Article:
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Figure 3-2. Implicit section creation of adjacent heading elements. Adjacent heading elements
with the same rank will implicitly create new sections, while those with a lower rank will implicitly
create nested sections.
In earlier times, it was a common practice to use the h1 through h6 elements inside
div elements to structure the sections of a page. The problem with this is that the div
element is not part of the sectioning content group of elements, so it won't break the
page into sections according to the HTML5 outline algorithm. Implicitly creating sec-
tions provides some backward compatibility with this older coding style, because sec-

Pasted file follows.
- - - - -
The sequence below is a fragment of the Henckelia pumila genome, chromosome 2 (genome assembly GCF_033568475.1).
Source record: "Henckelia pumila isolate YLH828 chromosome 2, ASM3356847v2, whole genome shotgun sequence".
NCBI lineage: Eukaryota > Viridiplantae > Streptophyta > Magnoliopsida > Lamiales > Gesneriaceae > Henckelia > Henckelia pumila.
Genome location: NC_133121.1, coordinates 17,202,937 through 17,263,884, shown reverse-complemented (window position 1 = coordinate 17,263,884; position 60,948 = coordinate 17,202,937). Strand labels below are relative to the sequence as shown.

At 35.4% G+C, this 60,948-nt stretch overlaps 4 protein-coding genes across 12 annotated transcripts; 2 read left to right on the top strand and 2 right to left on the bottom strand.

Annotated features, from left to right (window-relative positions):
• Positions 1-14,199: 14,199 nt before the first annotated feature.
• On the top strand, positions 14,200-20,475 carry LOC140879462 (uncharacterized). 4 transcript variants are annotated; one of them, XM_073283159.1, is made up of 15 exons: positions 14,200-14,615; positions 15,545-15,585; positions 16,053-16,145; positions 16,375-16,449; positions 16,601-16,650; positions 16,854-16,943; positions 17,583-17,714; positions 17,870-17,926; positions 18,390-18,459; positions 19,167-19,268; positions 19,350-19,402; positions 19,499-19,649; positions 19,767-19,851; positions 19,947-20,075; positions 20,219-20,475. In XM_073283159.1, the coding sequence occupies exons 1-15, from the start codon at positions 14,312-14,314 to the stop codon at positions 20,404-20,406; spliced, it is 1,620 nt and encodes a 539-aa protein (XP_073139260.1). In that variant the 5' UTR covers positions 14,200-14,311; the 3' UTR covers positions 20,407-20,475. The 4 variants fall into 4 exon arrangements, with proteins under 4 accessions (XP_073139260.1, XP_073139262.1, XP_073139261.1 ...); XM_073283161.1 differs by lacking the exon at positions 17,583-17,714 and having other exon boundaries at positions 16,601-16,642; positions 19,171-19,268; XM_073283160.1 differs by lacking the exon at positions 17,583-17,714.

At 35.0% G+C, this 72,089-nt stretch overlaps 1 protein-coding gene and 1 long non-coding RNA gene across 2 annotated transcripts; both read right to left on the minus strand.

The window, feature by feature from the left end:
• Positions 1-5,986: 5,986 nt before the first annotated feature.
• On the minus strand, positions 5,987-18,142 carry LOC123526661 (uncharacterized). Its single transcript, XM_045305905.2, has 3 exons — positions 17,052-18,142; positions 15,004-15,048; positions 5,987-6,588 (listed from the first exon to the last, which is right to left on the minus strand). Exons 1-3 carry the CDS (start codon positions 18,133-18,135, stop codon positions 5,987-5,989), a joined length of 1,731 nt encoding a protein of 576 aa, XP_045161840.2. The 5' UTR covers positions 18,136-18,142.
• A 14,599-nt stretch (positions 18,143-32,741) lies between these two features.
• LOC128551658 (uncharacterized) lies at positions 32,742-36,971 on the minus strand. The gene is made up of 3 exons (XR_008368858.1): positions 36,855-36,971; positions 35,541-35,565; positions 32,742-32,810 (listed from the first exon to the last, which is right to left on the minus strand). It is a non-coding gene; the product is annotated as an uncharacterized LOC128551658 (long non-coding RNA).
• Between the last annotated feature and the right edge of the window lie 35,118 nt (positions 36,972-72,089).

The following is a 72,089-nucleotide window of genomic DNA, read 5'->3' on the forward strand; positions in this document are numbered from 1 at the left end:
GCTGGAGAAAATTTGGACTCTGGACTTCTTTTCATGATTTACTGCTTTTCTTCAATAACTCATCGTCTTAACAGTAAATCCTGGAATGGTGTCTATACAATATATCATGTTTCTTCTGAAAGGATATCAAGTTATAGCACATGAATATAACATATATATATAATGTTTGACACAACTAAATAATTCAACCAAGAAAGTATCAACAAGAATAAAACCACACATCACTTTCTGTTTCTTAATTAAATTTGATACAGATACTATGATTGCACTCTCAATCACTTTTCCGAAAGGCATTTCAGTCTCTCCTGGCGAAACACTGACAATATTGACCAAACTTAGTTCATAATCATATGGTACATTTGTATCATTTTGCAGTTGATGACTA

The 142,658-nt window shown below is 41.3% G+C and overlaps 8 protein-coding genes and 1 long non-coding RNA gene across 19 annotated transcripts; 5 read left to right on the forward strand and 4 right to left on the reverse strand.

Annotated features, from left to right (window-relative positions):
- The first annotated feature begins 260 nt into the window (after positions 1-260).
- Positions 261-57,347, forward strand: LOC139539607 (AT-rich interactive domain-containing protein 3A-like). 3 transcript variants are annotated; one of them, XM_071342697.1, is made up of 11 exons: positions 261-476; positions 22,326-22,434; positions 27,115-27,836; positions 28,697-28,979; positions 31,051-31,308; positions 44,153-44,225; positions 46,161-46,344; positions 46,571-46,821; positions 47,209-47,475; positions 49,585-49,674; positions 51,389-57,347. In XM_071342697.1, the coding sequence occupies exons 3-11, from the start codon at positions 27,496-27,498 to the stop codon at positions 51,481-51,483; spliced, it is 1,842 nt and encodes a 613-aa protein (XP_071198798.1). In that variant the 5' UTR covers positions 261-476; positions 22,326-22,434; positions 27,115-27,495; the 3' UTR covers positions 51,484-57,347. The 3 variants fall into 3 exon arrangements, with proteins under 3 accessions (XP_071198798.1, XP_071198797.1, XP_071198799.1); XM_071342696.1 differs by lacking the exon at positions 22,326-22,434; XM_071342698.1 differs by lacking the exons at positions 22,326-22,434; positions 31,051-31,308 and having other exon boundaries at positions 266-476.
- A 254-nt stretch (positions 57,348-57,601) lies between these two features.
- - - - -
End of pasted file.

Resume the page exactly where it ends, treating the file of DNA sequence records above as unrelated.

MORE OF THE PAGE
tions can be created automatically based on the heading elements used inside the div
elements. However, this isn't the preferred means of structuring the sections in the page.
Instead, explicitly including sectioning content elements will make the nesting structure
more apparent when viewing the source code, which is what we'll do next.
Creating an outline using sectioning content
Of the four sectioning content elements, the section elemen t 3 is the most generic,
providing a grouping of content that is (ideally) thematically related. By adding sec-
tion elements to the code, we can explicitly show where the sections will show up,
which may make it easier to see how the page is organized (refer to Figure 3-2 if the
nesting of elements in the following example does not make sense):
<h1>Site Title</h1>
<section><h2>Main Navigation</h2></section>
<section><h2>Featured Content</h2>
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